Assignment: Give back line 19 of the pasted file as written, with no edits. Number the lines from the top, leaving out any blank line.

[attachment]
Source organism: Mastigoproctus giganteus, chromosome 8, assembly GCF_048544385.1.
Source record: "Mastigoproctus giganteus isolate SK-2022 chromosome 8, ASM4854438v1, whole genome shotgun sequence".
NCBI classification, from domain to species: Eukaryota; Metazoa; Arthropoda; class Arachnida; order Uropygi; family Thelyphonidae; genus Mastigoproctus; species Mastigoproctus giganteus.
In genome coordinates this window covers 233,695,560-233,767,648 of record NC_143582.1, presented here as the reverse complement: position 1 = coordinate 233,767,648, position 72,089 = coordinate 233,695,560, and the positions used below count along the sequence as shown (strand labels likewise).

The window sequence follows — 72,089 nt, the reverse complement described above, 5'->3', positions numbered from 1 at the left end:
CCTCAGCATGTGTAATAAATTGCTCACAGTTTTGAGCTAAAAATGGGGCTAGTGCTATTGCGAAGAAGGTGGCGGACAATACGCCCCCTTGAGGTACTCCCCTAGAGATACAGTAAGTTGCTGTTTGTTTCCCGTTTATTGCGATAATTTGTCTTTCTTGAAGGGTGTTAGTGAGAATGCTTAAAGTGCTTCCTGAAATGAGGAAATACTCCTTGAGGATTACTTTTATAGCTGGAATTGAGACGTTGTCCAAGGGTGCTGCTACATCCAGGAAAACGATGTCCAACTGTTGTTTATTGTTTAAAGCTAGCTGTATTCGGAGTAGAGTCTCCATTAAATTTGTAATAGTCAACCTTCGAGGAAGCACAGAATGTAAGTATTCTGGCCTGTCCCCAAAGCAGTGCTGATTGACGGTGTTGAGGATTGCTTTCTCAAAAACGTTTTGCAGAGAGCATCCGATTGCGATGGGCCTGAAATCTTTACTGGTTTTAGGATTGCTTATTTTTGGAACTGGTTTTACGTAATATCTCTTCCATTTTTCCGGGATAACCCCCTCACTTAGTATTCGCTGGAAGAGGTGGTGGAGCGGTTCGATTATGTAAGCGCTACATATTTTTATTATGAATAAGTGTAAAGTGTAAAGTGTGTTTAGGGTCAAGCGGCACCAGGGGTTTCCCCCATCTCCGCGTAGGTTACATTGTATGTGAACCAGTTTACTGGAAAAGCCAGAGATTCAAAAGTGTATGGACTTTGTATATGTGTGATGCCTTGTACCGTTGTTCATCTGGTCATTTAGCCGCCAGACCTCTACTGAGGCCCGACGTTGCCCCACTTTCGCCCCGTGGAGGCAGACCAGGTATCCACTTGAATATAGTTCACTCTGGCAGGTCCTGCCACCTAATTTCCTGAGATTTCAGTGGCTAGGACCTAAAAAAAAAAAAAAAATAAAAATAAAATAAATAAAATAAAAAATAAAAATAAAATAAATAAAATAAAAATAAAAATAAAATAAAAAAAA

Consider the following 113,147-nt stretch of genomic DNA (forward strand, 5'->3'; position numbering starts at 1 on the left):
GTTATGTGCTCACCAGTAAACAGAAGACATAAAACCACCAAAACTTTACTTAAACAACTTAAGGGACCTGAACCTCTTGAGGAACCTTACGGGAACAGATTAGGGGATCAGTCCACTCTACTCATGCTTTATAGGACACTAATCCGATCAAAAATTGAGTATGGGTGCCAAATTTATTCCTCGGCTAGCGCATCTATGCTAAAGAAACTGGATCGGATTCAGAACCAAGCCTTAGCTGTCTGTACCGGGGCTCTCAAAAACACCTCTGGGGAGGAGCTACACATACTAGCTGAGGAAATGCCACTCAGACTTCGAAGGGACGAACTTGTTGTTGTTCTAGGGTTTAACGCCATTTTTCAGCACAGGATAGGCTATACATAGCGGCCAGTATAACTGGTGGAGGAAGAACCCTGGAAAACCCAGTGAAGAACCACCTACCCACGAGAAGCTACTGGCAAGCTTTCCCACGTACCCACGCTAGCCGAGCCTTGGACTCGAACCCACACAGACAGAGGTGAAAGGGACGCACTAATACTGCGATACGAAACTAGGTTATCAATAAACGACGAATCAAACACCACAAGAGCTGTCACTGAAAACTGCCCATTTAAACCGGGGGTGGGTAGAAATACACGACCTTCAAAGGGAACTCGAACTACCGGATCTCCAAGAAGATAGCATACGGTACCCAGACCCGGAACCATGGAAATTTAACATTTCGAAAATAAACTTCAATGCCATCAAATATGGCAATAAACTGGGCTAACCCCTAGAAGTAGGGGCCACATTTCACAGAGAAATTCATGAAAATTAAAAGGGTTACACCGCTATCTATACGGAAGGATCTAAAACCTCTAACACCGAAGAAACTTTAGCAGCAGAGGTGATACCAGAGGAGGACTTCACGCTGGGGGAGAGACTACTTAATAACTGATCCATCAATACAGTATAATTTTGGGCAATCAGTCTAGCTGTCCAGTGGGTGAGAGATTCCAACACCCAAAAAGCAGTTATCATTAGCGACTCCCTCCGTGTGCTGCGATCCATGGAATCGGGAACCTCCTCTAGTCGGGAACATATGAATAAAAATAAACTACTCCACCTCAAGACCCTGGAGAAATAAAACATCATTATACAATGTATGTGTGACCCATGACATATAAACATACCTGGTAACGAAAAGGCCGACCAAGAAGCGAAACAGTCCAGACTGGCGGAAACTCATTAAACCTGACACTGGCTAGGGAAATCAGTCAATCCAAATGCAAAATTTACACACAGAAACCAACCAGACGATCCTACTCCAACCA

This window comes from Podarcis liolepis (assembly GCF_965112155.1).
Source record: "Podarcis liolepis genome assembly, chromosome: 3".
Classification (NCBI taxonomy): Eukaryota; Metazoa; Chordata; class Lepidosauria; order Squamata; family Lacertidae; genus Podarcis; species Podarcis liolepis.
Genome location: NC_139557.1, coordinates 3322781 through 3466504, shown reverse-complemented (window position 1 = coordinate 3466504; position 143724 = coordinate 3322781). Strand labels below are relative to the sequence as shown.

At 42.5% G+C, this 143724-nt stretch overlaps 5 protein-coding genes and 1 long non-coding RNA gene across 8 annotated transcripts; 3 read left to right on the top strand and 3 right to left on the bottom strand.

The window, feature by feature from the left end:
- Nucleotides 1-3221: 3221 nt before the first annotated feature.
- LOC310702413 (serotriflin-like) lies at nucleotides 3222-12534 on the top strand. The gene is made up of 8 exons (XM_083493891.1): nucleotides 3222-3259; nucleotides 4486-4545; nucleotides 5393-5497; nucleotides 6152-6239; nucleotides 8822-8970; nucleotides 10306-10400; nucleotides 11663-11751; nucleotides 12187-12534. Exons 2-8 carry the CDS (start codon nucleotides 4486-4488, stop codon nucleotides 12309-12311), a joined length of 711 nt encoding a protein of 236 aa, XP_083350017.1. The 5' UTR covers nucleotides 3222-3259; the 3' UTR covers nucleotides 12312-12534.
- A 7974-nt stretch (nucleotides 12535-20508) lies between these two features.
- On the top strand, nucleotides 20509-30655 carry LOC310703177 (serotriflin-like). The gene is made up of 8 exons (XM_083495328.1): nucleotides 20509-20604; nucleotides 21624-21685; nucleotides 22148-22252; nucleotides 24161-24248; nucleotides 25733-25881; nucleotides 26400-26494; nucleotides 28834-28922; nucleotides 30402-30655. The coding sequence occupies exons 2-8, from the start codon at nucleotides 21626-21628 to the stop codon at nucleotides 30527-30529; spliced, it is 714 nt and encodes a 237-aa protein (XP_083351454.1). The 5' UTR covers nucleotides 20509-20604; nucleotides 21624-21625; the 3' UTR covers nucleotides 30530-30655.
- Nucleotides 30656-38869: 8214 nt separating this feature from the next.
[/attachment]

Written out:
- Nucleotides 30656-38869: 8214 nt separating this feature from the next.